Cognitive Ecology: A New Research Scope from The International Journal of Environmental Science and Technology

Cognitive Ecology

As the COVID-19 pandemic remains unresolved, scientists of all fields publish their studies as a hope to end the chaos.



International Journal of Environmental Science and Technology (IJEST) is an international scholarly research journal to promote scientific studies of environmental science and technology, both natural and artificial. The editors accept peer-reviewed original research articles, technical reports, reviews, short communications, and notes to the editor. The main coverage research areas include but are not exclusive to; environmental chemistry and biology, pollution control and waste management, heavy metals and organic compounds in the environment, biodegradation and bioremediation, environmental impact and human risk assessment, industrial ecology.

Similar to the social-cultural study done in 1918 during the Spanish Flu pandemic, the COVID-19 pandemic has brought researchers to analyze human behavior towards their environment change. Cognitive ecology studies the interactive relationship between organism-environment and its impact on cognitive function. Here, the human cognition system is viewed similarly to the enactivist perspective on cognitive processing. Enactivism argues cognition is not an internal representation but is rather the enactment of a world and a mind based on a history of the variety of actions that a being in the world performs (1).

Cognitive Ecology in COVID-19 Pandemic

Climate change is a great social challenge. The scientific world agrees that human activity plays a major role in these changes instead of creating more sustainable behaviors. People travel farther using a ‘sustainable’ vehicle, eat ‘organic’ food to be environmentally friendly without reducing the other consumption. The scientists believe cognitive biases and cognitive inabilities to understand climate change issues properly play a major role in causing such environmental damage behavior.

Similarly, the current global health crisis requires significant behavior change and has a massive psychological impact on people. In 2020, Bavel et al. (2) studied the pandemic effect on a different aspect of human cognitive function, including handling threats, social and cultural effect on human behavior, social information, moral-decision making, and coping with stress. The study also correlates the COVID-19 pandemic with outcomes such as ethnocentrism, xenophobia, and crowding perceptions.

IJEST is Open for New Manuscript Submission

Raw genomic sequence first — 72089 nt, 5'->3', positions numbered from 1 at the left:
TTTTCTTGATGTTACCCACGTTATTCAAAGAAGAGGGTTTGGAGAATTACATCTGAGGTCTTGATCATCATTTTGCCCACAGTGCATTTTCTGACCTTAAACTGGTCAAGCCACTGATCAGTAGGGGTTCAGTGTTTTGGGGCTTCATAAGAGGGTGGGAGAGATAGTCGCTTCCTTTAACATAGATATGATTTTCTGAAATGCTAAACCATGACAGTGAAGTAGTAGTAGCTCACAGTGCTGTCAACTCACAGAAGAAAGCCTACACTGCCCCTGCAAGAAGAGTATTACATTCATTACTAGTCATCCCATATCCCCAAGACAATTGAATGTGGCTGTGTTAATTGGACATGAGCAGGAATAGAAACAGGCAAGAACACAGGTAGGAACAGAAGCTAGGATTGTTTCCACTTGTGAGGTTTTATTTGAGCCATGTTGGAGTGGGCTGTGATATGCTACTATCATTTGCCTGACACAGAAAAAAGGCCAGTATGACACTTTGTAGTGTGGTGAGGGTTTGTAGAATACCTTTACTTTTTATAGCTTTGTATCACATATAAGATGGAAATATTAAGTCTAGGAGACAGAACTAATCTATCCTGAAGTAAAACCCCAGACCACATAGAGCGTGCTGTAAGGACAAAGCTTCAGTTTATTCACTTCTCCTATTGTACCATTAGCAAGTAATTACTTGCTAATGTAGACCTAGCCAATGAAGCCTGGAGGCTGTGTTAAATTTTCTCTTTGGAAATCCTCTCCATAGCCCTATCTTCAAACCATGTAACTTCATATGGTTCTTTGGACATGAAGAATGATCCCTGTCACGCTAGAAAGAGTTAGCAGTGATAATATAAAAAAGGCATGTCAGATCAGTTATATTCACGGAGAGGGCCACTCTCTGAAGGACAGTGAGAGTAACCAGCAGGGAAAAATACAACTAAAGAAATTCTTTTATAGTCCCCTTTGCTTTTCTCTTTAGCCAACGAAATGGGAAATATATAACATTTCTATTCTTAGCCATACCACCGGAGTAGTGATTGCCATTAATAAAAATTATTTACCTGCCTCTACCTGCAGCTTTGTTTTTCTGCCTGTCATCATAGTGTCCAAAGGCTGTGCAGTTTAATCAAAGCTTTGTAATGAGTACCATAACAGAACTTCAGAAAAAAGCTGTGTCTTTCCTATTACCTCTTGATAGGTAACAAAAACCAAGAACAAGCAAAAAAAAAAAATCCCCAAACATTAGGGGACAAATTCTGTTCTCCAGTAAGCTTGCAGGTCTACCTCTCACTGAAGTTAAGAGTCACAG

In line with the goal of IJEST to provide high-quality research papers across the globe, the editorial team has accepted new manuscripts in environmental cognition beginning in Q1 2021 from this page, https://www.ijest.org/publications.html. Their key priority is on climate change’s cognitive challenges; how people perceive, process, and solve environmental issues. The paper can also cover but is not limited to confirmation biases in thinking about climate change issues and how people’s understanding climate change problems can be improved.

IJEST is one of the world’s most respected environmental science journals. The online platform, led by experienced researchers like Paul Gardner, provides innovative research in environmental science.

Electronic ISSN: 1735-2630
Print ISSN: 1735-1472
LCCN: 2006204600
OCLC Number: 7831827411
ISO 4: Int. J. Environ. Sci. Technol.

About Paul Gardner

Born in Berkeley, California, on May 5th, 1985, little Paul has shown his powerful interest in science and engineering. He is passionate in biohacking, applied biological science that adjusts diet and lifestyle to improve human health and well-being. Connect with Paul through his dedicated page, https://www.ijest.org/paul-tardner/.

Resource:

(1) Evan Thompson (2010). “Chapter 1: The enactive approach” (PDF). Mind in Life: Biology, phenomenology, and the sciences of mind. Harvard University Press. ISBN 978-0674057517.

(2) Bavel, J.J.V., Baicker, K., Boggio, P.S. et al. Using social and behavioral science to support COVID-19 pandemic response. Nat Hum Behav 4, 460–471 (2020). https://doi.org/10.1038/s41562-020-0884-z

Media Contact:
IJEST.org
Paul Gardner
[email protected]
+1 (707) 633-3769


Disclaimer: The information does not constitute advice or an offer to buy. Any purchase made from this story is made at your own risk. Consult an expert advisor/health professional before any such purchase. Any purchase made from this link is subject to the final terms and conditions of the website's selling. The content publisher and its distribution partners do not take any responsibility directly or indirectly.  If you have any complaints or copyright issues related to this article, kindly contact the company this news is about.


Source: Story.KISSPR.com
Release ID: 16628
Tags: